Wednesday, September 17, 2008

Prom Night III: The Last Kiss (Ron Oliver, 1990)

The gym's been repainted and the bloodstains from Mary Lou's late '80s rampage have been removed just in time for prom season at Hamilton High, the unluckiest high school in all of Southern Ontario, er, I mean, Southern Ohio. Oh, who am I kidding? This direct-to-video horror comedy was obviously filmed somewhere in the Greater Toronto Area. While Prom Night III: The Last Kiss, directed by Ron Oliver and Peter Simpson, embraces the tone of its awesome predecessor (campy dialogue, teased hair, gaudy sweaters, and a retro fifties motif), it's completely different in terms of ghastliness. The kills, for instance, are all executed in the goofiest manner possible in this film. Sure, they were pretty goofy in Hello Mary Lou: Prom Night II, but I think most fans of the prom night series will agree that you can't get any goofier than the sight of heavyweight boxer George Chuvalo screaming like a little girl as a result of being stabbed through the hands with ice cream cones by a shapely woman standing over a sign that says, "yum-yum" or the sight of the captain of the football team (Go, Badgers! Go!) being impaled on a goalpost by a corkscrew-tipped pigskin. Well, you could try to be goofier, but I'm afraid that would be a fruitless endeavour. The third film in the epic saga sees unbalanced 1950s Prom Queen and opera glove enthusiast, Mary Lou Maloney (this time played by the physically arousing Courtney Taylor), using a nail file, breaks out of the fiery depths of hell (a hilarious intro that boasts the leggiest chain gang sequence in the long, storied history of leggy chain gang sequences)

This leggy chain gang sequence you speak of, surely it can't be real? Oh, it's real, my leg appreciating friend. A group of women, their legs sheathed in torn black stockings, do their best of impression of the Rockettes, while Mary Lou Maloney, a gal who has clearly had enough of hell, plans her escape. What's great about this opening sequence, besides the nylon-assisted legginess, is the fact that all the women seem surly. You would surly too if you had to wear ripped lingerie in hell. What am I saying? Of course you wouldn't be surly. If anything you would be pleased as punch by the scenario that plays out at the beginning of this film. But I'm sure normal people would not be pleased.

Her first order of business upon returning to the hallways of Hamilton High is to murder a janitor with a weak ticker. While the death of the school's custodian was satisfactory in terms of feeding her deranged blood lust (it helped that the mop jockey knew she back in the fifties, as she likes her sinister deeds to have a personal touch - killing people at random is not her style), Mary Lou discovers that she needs for a student to fall in love with her in order for her power to be fully restored.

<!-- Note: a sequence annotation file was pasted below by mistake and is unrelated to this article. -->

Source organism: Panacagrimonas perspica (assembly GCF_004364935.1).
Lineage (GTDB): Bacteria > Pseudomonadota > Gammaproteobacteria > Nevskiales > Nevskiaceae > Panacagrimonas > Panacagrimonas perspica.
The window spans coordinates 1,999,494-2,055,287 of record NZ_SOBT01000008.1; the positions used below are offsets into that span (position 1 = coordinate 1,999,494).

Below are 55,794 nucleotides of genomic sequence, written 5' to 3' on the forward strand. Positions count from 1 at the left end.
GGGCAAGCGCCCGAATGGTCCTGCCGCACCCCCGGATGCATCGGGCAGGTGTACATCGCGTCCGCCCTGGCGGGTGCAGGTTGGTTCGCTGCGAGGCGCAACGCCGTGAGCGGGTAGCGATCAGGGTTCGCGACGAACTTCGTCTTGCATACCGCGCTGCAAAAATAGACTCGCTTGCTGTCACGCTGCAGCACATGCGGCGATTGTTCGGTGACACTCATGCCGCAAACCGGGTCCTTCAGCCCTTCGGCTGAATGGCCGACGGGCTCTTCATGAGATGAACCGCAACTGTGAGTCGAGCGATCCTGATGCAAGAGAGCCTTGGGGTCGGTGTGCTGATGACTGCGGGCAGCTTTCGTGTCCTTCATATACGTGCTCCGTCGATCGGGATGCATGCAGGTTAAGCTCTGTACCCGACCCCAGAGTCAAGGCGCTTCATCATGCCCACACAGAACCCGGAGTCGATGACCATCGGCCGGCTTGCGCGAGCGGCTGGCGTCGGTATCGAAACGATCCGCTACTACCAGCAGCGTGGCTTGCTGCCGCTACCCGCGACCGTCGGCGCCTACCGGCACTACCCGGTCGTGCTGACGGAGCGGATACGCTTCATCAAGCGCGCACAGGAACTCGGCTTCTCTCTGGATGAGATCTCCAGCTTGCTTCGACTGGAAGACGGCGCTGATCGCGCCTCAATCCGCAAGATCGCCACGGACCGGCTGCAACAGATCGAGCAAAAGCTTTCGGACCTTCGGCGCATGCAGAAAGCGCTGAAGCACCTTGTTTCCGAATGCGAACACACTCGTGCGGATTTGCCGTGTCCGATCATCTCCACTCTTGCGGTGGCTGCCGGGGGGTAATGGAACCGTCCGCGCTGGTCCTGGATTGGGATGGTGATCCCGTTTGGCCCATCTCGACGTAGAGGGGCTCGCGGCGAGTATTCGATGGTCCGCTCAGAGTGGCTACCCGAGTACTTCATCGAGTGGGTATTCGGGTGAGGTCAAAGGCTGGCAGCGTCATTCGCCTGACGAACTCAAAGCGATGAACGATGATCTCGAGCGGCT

The classically curvaceous Mary Lou chooses Alex Grey (a wide-eyed Tim Conlon), an average kid of average height and shoe size, who is just trying to survive high school with his sanity intact. She watches over the geeky senior by murdering the teachers (electric egg beaters), guidance counselors (acid makeover) and students (weaponized sports equipment) that stand his way. Of course, Alex doesn't want her to kill them, but he helps her dispose of their soon-to-be-rotting bodies like a good little sex maniac. You see, he likes to rub up against in a naked kind of way. And why wouldn't he? She looks like a cross between Sherilyn Fenn and Monica Lewinsky (an enchanting combination, if you ask me).

On top of eliminating anyone she perceives to be a threat, Mary Lou helps Alex get to the top of honour list and assists him on the football field.

The sudden change in Alex's behaviour pleases his parents (good grades, increased self-esteem), yet it angers Sarah (Cynthia Preston), his steady, non-evil girlfriend. Even though the two were having relationship issues long before Mary Lou came along (she's not getting her "I love you" returned as much as she used to), her malevolent presence seems to be exacerbating the situation.

Gorgeous, alluring, and, of course, proportionately sound from top to shapely bottom, Courtney Taylor puts on an veritable acting clinic as Mary Lou Maloney, Hamilton High's resident undead harpy. Appearing to Alex in various guises, Courtney is given the opportunity to stretch her muscles as a performer in almost every scene. Whether pretending to be a news anchor or a soda jerk, Courtney manages to convey a sense of believability; despite the fact she's playing a dead teenager from the nineteen-fifties.

The immensely attractive Cynthia Preston (who is also terrific in Pin: A Plastic Nightmare) takes on the uncomplicated role of Sarah with the righteousness of a perfectly stitched jean skirt. A bit of a dim bulb at the film's commencement, Cyndy actually begins develop some plucky attributes by the film's end. Her bravery when it came to battling Mary Lou and her army of the undead prom goers, not to mention, and her improvised flamethrower antics in the prom version of hell against the demonic jukebox and the aforementioned army zombies, for example, was quite impressive. However, it was her delivery of the line, "I don't get mad, I bake!" that was the biggest eye-opener for me, as she managed to turn an act of passive aggressive meekness into an act that oozed girl power.

While not quite as punchy as part two, Prom Night III: The Last Kiss is a surprisingly worthy addition to the prom night movie franchise.

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